3 Stars — Profound
Colin Firth brings to life the true story of Eric Lomax, a former British officer reliving the horrors he faced as a Japanese prisoner during World War II while being forced to help build the infamous Burma Railway that crossed the River Kwai. The depth of his psychological torture is tested when he ultimately has to face his enemy decades later. Lomax as a young officer is played by Jeremy Irvine.
This true story retells the descent into hell that Lomax experienced and the debilitating impact the war had on the rest of his life. Today we might refer to these after-effects as “post-traumatic stress,” but in earlier times it was just expected that men would suck up their feelings and deal with life anyway they could, usually relying on the camaraderie of others who had shared similar fates as a way of coping. For Eric, his healing began when he finally let himself feel the love of Patti (Nicole Kidman), who became his wife.
Patti knew that Eric had been in the war, but had no idea the pain he carried until she witnessed his periodic collapse into a ball of pain on the floor. Having been trained as a nurse, and filled with compassion for him, Patti sought every means possible to understand what he was going through and to seek treatment. Getting there, though, meant opening some doors to his painful past.
Eric had always been fascinated by trains. Like many young men, he brought this love of railroads into adulthood, and by the time he met Patti, he was often kidded by his companions for knowing everything there was to know about the local train schedules and the trains that whisked through his village. As a young man entering the war, his love of trains coupled with his training as a civil engineer, gave him a skill that the Japanese sought to exploit in building their railroad through the jungles of Burma.
History tells us that the building of the Burma-Siam Railway claimed thousands of lives, many of whom were locals who were conscripted into slave labor. The most famous film on the subject was the 1957 epic, The Bridge on the River Kwai. No movie, though, carried a more profound message of torture, forgiveness and redemption than To End All Wars, another remarkable true story released in 2001 about the impact that one Christian man had on the lives of not only the Japanese captors, but also the British and American soldiers who witnessed his sacrifice on their behalf. The true story is told by another British officer, Ernest Gordon.
Ironically both of these stories are about the ultimate confrontation and forgiveness of the same Japanese interpreter, Takashi Nagase. In The Railway Man, Lomax makes a choice in 1980 to go back to the POW camp where he was held, and he discovers that Nagase is now working there as an interpreter of this World War II museum. Filled with anger and pain, Lomax attempts to hold Nagase against his will and perpetuate upon him the torture that he had experienced — a revengeful act to be sure. It is in this process that we witness Lomax’s powerful confrontation with his own soul and his reconciliation with the man who he believed had ruined his life.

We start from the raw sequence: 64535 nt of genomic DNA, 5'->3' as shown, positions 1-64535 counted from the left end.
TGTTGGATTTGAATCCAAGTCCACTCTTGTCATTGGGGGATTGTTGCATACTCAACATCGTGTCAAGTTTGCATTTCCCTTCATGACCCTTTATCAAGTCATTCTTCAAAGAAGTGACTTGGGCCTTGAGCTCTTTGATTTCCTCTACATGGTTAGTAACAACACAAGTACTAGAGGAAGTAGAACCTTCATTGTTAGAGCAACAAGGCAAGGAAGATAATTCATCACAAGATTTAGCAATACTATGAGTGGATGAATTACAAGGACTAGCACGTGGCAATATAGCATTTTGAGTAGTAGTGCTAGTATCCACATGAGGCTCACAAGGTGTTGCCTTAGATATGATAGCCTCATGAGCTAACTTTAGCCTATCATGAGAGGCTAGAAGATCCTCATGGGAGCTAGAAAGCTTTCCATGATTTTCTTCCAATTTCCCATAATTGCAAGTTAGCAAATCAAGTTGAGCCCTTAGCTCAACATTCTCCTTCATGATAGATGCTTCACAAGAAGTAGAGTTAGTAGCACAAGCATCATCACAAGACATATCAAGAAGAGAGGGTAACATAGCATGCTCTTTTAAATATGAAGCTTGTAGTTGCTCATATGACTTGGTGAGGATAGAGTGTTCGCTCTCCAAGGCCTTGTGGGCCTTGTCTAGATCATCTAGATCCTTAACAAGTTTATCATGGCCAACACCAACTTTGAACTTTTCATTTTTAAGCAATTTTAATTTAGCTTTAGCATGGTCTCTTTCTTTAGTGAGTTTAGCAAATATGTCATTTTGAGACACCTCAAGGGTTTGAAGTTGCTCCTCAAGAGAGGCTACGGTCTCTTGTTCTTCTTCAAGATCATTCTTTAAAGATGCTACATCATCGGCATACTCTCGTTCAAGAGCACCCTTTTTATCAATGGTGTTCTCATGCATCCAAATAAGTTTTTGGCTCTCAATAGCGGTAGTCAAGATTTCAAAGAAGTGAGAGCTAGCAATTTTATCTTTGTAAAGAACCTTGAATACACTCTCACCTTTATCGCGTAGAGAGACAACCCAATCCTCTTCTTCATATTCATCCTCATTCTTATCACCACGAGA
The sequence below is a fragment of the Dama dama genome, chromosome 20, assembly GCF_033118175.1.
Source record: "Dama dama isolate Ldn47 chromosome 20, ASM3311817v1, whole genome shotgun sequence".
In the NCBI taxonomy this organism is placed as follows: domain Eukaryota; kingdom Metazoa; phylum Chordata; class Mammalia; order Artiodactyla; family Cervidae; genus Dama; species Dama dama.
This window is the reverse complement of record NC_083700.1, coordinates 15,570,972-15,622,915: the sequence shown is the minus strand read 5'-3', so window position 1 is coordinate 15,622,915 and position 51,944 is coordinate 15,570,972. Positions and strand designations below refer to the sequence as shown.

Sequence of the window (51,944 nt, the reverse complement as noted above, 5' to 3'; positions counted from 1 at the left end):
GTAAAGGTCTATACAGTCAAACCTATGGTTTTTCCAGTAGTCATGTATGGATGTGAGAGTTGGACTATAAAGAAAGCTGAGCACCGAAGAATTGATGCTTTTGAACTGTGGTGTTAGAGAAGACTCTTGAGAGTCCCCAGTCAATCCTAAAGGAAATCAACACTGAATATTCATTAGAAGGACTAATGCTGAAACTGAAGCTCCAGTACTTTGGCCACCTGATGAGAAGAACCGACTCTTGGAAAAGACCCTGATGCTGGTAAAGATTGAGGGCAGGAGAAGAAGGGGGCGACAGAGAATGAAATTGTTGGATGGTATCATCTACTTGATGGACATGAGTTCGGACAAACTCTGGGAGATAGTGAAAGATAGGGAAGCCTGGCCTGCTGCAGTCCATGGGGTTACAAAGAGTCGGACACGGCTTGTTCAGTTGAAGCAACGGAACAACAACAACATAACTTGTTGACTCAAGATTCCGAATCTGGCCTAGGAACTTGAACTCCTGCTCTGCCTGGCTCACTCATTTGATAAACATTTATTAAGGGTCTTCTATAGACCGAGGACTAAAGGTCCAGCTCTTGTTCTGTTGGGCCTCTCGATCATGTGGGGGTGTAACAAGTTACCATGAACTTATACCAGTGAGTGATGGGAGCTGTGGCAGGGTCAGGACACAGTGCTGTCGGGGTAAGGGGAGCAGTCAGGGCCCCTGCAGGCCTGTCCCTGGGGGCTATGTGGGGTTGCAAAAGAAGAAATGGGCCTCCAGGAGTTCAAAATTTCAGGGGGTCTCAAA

In both of these true stories, Nagase, who in real life became a Buddhist monk after the war and spent the rest of his life trying to repent of his actions, travels back to the bridge over the River Kawi to symbolically embrace these men whom he had tortured, an act of reconciliation he is reported to have repeated more than 100 times. For Lomax, this was the act that finally freed him of his past and released him to love his wife without the past being a millstone around his neck sinking him into despair. It is in this act of reconciliation that we also witness the redeeming power of love that is possible in all of our lives.
» When we are so unjustly treated that we carry a profound despair it is difficult to face our abuser and find forgiveness and healing. How have you dealt with the injustices in your life? Where did you find the strength to forgive? How did this change you?
» The spiritual journey of Nagase caused him to seek reconciliation more than 100 times. Have you had a similar journey to make amends with those you harmed?
» It is difficult to imagine the horror of a prisoner of war camp such as this. What can we do to keep this from happening again? How do we deal with the human soul that can become so deformed as to gain pleasure from another’s pain?
— Cinema in Focus is a social and spiritual movie commentary. Hal Conklin is a former mayor of Santa Barbara and Denny Wayman is pastor of Free Methodist Church, 1435 Cliff Drive. For more reviews, visit www.cinemainfocus.com, or follow them on Twitter: @CinemaInFocus. The opinions expressed are their own.